Kennedy often sets himself equal to his audience, as if saying that he is no better than anybody else, gaining their respect and support. For example in Kennedy’s inaugural speech, he states, “ United there is little we cannot do in a host of cooperative ventures.” In this Kennedy is placing himself in the same category as his audience and saying that he needs them, just as much as they need him. Another example of Kennedy setting himself equal to his audience is, “ In your hands, my fellow citizens, more than mine, will rest the final success or failure of our course.” In this statement, John F. Kennedy is saying that the people of America, united, have more power than him. Lastly Kennedy states, “ My fellow citizens of the world; ask not what America will do for you, but what together we can do for the freedom of man.” In this famous quote from Kennedy’s inaugural speech, he says that together, the people of America can do
The most effective way to do this is by using pathos. So he uses powerful sentences such as “America was targeted for attack because we’re the biggest beacon for freedom and opportunity in the world.’’ , “Terrorist attacks can shatter steel , but they cannot dent the of American resolve.” He also uses the word “our” many times in order to cause a feelings of unity among the nation. He then tells what has already been done to help solve the problem of 9/11. By doing this he gives a sense of relief to his audience. Finally he quotes Psalms 23 in order to give one last word of encouragement.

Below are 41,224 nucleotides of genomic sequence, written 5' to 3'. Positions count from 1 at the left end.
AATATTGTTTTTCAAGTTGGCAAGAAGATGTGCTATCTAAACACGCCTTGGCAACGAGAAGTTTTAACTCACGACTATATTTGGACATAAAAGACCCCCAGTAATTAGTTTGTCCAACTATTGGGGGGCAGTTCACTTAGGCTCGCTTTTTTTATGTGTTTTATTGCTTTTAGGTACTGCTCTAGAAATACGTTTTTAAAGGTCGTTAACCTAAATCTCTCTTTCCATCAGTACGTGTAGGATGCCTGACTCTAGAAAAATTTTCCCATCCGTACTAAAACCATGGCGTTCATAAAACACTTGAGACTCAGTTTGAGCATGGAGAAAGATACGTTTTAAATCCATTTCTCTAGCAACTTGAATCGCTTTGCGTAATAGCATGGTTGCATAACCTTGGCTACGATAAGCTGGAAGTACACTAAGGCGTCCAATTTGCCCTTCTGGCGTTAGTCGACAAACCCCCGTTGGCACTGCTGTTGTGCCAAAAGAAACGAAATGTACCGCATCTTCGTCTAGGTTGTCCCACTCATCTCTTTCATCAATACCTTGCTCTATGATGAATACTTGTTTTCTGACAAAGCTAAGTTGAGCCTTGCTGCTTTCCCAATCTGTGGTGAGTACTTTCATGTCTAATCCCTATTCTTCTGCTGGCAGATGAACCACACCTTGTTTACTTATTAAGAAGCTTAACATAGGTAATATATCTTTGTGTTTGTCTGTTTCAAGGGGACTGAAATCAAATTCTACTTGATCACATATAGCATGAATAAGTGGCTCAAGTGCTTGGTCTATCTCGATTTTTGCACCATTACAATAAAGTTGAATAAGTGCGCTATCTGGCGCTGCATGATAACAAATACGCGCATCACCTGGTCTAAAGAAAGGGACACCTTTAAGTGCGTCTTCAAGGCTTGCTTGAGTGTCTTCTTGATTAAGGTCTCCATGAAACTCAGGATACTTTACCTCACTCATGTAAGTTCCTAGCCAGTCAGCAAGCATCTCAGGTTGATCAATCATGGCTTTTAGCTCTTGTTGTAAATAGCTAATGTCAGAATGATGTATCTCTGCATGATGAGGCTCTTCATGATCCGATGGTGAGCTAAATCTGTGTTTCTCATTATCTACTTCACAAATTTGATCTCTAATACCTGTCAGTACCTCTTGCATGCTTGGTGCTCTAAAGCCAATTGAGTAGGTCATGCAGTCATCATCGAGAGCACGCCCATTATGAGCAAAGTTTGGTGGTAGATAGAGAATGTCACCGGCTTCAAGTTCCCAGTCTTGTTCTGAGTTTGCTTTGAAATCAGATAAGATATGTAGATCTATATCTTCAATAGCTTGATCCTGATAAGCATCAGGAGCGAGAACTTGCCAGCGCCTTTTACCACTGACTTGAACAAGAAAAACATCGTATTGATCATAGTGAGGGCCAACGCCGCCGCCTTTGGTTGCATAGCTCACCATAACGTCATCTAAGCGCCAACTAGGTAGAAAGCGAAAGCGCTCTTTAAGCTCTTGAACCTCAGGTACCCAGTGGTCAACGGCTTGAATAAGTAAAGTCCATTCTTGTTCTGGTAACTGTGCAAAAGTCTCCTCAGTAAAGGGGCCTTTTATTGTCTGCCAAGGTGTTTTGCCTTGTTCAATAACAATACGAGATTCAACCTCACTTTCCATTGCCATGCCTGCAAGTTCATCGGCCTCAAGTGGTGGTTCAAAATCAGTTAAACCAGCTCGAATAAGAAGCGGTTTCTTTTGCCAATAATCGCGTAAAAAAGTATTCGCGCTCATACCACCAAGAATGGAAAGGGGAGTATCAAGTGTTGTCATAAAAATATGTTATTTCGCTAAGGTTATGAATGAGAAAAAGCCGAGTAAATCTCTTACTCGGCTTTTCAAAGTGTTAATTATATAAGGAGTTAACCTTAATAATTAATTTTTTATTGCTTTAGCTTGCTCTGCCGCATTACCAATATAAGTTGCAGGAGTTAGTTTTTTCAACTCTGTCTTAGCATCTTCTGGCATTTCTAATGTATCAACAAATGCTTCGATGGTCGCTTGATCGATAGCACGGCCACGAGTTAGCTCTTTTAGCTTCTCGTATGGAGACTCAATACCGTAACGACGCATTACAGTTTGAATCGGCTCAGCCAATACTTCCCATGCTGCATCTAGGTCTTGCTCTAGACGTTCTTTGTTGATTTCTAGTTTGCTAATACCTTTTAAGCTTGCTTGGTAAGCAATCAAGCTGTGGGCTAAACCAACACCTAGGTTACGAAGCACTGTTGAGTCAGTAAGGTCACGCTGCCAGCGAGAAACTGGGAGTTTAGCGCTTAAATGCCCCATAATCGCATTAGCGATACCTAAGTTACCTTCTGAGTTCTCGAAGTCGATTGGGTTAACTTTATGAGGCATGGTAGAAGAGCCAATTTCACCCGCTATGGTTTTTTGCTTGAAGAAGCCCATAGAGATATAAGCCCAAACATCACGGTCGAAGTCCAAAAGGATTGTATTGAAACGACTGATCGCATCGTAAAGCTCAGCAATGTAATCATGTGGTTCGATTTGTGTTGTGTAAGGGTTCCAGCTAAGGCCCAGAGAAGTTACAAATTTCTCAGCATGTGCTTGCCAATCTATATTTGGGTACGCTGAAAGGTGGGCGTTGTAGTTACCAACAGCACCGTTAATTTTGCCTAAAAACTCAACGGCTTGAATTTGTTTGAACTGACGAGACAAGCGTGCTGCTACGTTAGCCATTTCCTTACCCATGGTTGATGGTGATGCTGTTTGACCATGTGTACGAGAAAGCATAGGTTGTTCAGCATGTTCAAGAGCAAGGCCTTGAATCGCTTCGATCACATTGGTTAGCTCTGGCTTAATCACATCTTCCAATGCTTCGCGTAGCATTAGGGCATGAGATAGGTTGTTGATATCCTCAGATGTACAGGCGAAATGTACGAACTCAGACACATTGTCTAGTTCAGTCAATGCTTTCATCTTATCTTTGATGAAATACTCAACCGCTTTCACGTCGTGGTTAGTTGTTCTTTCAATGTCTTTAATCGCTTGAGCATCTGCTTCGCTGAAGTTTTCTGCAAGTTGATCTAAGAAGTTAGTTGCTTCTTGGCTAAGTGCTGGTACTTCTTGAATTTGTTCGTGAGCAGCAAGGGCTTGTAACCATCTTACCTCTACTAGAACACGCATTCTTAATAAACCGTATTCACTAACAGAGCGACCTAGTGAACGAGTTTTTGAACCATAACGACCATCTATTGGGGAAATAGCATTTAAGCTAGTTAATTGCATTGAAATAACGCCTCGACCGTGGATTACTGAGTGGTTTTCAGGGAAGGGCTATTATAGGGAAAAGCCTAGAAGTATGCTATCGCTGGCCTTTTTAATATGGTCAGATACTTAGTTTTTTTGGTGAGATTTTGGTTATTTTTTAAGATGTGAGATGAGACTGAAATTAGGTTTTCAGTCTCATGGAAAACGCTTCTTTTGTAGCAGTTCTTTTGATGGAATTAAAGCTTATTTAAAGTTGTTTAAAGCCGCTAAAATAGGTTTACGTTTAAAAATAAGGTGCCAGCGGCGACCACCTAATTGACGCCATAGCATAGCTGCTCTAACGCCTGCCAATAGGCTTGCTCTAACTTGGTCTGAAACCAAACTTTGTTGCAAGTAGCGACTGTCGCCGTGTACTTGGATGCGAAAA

A significant amount of being a hero involves physically fighting. One could say since Achilleus is fighting and presenting a hope of victory for the Argives then he is portrayed as more heroic. However, hero’s are praised for their selflessness in battle and their good hearts, not acting on anger and revenge. Patroklos sets a good example of a hero, with such empathy for his countrymen he says, “… such grief has fallen upon the Achaians. For all those who were before the bravest in battle are lying up among the ships with arrow or spear wounds” (XVI 22), and then pleading with Achilleus to let him go into battle.